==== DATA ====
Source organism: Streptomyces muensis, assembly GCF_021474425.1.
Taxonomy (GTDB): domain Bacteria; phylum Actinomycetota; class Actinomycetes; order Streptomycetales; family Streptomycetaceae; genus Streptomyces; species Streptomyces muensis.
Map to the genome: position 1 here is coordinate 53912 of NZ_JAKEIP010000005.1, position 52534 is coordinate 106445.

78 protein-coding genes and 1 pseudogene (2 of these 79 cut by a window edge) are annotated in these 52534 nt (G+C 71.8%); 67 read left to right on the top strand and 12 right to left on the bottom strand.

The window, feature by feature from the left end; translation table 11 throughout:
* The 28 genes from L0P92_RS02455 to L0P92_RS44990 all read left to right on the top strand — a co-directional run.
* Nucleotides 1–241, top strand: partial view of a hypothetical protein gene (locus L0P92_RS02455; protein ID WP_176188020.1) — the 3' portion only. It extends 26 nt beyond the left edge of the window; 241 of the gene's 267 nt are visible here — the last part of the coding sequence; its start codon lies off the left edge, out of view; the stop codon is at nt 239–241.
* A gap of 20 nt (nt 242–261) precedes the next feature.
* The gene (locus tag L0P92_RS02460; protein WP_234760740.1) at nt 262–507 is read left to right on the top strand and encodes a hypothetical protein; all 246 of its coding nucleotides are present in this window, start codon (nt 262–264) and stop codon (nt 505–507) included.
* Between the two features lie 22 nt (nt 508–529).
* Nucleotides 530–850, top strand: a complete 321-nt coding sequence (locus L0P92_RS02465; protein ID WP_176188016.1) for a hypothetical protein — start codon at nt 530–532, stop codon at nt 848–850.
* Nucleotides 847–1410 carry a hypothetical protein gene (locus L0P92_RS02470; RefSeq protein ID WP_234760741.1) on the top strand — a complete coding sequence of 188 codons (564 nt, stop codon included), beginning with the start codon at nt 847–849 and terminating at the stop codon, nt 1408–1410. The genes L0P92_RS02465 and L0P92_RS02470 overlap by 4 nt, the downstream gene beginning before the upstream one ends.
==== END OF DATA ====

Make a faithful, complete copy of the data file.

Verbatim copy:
Source organism: Streptomyces muensis, assembly GCF_021474425.1.
Taxonomy (GTDB): domain Bacteria; phylum Actinomycetota; class Actinomycetes; order Streptomycetales; family Streptomycetaceae; genus Streptomyces; species Streptomyces muensis.
Map to the genome: position 1 here is coordinate 53912 of NZ_JAKEIP010000005.1, position 52534 is coordinate 106445.

78 protein-coding genes and 1 pseudogene (2 of these 79 cut by a window edge) are annotated in these 52534 nt (G+C 71.8%); 67 read left to right on the top strand and 12 right to left on the bottom strand.

The window, feature by feature from the left end; translation table 11 throughout:
* The 28 genes from L0P92_RS02455 to L0P92_RS44990 all read left to right on the top strand — a co-directional run.
* Nucleotides 1–241, top strand: partial view of a hypothetical protein gene (locus L0P92_RS02455; protein ID WP_176188020.1) — the 3' portion only. It extends 26 nt beyond the left edge of the window; 241 of the gene's 267 nt are visible here — the last part of the coding sequence; its start codon lies off the left edge, out of view; the stop codon is at nt 239–241.
* A gap of 20 nt (nt 242–261) precedes the next feature.
* The gene (locus tag L0P92_RS02460; protein WP_234760740.1) at nt 262–507 is read left to right on the top strand and encodes a hypothetical protein; all 246 of its coding nucleotides are present in this window, start codon (nt 262–264) and stop codon (nt 505–507) included.
* Between the two features lie 22 nt (nt 508–529).
* Nucleotides 530–850, top strand: a complete 321-nt coding sequence (locus L0P92_RS02465; protein ID WP_176188016.1) for a hypothetical protein — start codon at nt 530–532, stop codon at nt 848–850.
* Nucleotides 847–1410 carry a hypothetical protein gene (locus L0P92_RS02470; RefSeq protein ID WP_234760741.1) on the top strand — a complete coding sequence of 188 codons (564 nt, stop codon included), beginning with the start codon at nt 847–849 and terminating at the stop codon, nt 1408–1410. The genes L0P92_RS02465 and L0P92_RS02470 overlap by 4 nt, the downstream gene beginning before the upstream one ends.